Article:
A man from Wanneperveen, Overijssel has been sentenced to nine months in jail with three months suspended sentence for trying to sell a painting by Vincent van Gogh using a collection of fake documents. He was trying to sell a preparatory sketch of the painting ‘The Harvest’ (close up shown here) for 15 million euro.
Someone who found out about the sale had the idea something was off and called the police. The man apparently had many dubious small companies in his name and already a bit of a bad reputation.
(Link: www.crimesite.nl, Image: extreme close-up of The Harvest via Van Gogh Museum)
Tags: Overijssel, Vincent van Gogh
Daan Roosegaarde, who showed us the Netherlands as a network of light, has now installed a Smog-Free Tower in Beijing’s well-known 798 arts district, in a city that has become synonymous with smog.
Roosegaarde’s partial contribution towards a solution to the smog is a seven-meter metal structure that takes in smog and expels cleaner air, made up of 45 silver plates that look like window blinds, the tower contains an air-purifying machine that runs continuously. He says he came up with the idea for the tower after a visit to Beijing three years ago. His team of designers raised more than $120,000 online to help pay for the tower by selling metal rings with a clear cube that includes a bit of black carbon from smog.
However, it has been difficult to tell if the air was actually cleaner. An unscientific test using a handheld monitoring device throughout the day showed the air next to the tower was slightly cleaner than further away. Let’s be fair: it’s about the idea of showing that it is possible, as well as inspiring people to come up with solutions instead of doing nothing and hoping the government will magically care enough to do something about it.
(Link: phys.orgPhoto of a particulate polluted Shanghai sky by Wikimedia Commons user Saperaud, some rights reserved)
Tags: Beijing, China, Daan Roosegaarde, invetion, smog
First the the Westfries Museum in Hoorn, North Holland gets five paintings back from Ukraine and now the Fries Museum in Leeuwarden is getting back a portrait of etcher Leopold Löwenstam by Dutch-born British painter Sir Lawrence Alma-Tadema (aka Lourens Alma-Tadema), shown here.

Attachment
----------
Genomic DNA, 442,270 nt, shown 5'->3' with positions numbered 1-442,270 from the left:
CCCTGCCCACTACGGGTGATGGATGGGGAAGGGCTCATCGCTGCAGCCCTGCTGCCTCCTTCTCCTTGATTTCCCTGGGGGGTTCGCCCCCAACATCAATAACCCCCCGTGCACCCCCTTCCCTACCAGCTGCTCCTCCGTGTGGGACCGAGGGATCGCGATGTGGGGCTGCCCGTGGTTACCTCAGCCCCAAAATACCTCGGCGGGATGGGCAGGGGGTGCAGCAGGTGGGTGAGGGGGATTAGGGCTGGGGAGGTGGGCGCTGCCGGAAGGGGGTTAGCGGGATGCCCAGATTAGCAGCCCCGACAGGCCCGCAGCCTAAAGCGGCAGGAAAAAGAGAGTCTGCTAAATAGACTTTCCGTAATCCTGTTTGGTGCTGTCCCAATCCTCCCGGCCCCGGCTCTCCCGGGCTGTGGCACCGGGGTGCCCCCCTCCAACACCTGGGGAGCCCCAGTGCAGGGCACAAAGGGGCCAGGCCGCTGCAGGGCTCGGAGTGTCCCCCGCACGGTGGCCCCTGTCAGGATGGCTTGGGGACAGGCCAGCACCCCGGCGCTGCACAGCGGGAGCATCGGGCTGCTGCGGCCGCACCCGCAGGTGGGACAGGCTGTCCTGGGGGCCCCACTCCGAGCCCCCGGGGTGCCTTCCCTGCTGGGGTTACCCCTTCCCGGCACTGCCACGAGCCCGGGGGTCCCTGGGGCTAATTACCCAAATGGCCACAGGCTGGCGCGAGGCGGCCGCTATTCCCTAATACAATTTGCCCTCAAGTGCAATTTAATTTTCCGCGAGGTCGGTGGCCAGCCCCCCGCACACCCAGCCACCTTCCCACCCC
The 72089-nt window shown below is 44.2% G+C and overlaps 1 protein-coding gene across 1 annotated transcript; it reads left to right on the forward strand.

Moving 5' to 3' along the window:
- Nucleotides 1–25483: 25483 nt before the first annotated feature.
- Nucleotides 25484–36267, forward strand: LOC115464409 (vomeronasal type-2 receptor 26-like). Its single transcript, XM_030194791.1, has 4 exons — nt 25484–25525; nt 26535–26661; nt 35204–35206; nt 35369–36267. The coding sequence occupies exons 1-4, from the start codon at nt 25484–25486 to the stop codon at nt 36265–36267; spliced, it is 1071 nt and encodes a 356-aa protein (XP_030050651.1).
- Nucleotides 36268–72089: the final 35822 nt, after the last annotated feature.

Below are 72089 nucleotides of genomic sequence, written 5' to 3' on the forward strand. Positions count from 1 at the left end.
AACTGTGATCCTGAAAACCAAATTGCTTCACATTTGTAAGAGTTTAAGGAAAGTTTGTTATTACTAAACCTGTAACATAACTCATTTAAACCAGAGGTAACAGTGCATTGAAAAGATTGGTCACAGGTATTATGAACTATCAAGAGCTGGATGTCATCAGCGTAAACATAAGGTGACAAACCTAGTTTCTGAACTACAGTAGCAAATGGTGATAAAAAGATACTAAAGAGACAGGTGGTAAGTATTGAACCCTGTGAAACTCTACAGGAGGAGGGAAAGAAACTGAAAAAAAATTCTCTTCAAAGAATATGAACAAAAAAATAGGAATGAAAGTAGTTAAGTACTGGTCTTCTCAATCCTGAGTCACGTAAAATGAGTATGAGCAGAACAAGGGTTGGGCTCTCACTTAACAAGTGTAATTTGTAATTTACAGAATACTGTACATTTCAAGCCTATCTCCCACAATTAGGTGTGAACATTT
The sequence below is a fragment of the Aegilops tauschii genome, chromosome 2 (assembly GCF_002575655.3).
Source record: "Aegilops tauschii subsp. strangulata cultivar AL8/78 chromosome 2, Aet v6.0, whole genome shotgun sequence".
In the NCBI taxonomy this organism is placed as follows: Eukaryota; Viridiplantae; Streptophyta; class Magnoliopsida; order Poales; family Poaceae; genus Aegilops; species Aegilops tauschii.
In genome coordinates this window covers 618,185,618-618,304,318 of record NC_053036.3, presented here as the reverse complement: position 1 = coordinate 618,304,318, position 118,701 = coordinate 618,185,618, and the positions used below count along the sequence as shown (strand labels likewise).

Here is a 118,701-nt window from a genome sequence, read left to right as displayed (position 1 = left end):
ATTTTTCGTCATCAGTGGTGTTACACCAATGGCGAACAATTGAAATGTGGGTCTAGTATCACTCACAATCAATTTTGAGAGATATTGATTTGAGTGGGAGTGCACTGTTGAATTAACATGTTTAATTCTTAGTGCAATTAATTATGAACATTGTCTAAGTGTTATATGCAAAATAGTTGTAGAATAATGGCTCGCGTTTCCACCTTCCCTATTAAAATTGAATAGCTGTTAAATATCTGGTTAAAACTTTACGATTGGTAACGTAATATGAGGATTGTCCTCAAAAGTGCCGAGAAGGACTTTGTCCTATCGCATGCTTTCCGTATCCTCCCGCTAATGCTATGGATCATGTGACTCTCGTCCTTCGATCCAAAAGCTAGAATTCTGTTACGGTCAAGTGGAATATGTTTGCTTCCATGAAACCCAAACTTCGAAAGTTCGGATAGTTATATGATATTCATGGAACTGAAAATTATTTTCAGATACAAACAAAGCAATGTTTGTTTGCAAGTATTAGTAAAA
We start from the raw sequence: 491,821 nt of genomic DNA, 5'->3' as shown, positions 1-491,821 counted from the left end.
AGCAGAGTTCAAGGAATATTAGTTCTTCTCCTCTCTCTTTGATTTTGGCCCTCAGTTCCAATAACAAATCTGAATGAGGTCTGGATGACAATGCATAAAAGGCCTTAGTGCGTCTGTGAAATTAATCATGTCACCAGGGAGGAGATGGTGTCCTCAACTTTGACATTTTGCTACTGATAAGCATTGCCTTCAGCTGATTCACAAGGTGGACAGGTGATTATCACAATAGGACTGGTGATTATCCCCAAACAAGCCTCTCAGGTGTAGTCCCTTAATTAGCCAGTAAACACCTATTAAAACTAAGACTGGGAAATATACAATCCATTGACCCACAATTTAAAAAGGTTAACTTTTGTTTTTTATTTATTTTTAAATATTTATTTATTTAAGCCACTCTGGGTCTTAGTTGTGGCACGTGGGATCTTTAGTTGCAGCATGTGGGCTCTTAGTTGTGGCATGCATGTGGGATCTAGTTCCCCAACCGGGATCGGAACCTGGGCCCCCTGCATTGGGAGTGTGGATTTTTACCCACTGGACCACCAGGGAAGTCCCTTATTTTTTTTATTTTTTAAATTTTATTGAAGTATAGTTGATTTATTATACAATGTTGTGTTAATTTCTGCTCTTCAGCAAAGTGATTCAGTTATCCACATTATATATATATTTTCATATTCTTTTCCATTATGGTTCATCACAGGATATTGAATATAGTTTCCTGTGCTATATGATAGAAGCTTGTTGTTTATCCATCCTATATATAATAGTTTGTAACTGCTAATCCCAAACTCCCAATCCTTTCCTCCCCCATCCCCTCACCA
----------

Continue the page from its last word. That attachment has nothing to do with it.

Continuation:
The lost painting showed up on BBC’s Antiques Roadshow, as the owner explained that their great-great grandfather and the artist were close family friends and their great-great grandmother was the governess of Tadema’s children. According to the show, Alma-Tadema holds the record for a Victorian painting at US$36 mln (about EUR 32 mln) for an enormous picture sold in New York a few years ago, but this painting is smaller and would be worth less, with no estimation suggested.
The painting has been restored and will be part of the upcoming touring exhibition of Alma-Tadema’s work at the Fries Museum as of 1st October. The portrait was exhibited at the Royal Academy in 1884, and went on display again in Liverpool in 1913, after which it hadn’t been seen until now.
UPDATE: the BBC showed aired, and the painting was valued at 230.000-346.000 euro.
(Links: www.telegraph.co.uk, omropfryslan, Photo of Lourens Alma-Tadema by John Boers, some rights reserved)
Tags: Alma-Tadema, BBC, Fries Museum, Friesland
On 7 October, Ukraine is giving back five masterpieces stolen from the Westfries Museum in Hoorn, North Holland 11 years ago. Twenty-four Dutch Golden Age masterpieces and 70 pieces of silverware were stolen from the museum on January 9, 2005, which back then had an estimated total value of 10 million euro.
In Ukraine earlier this year four Dutch Golden Age masterpieces were recovered in dubious circumstances while a fifth painting was handed back to Ukrainian authorities by an Ukrainian art buyer, also under dubious circumstances. The five paintings were ‘A Peasant Wedding’ by Hendrick Boogaert, ‘Kitchen Scene’ by Floris van Schooten, ‘Return of Jephta’ and ‘Lady World’ by Jacob Waben, and ‘Nieuwstraat in Hoorn’ by Isaak Ouwater.
To celebrate the return of the paintings, the museum will let people in for free as of 8 October for a week. The bad news is, ‘A Peasant Wedding’ and ‘Kitchen Scene’ are in very bad condition and will need crowdfunding to pay for their costly restoration estimated at 100,000 euro.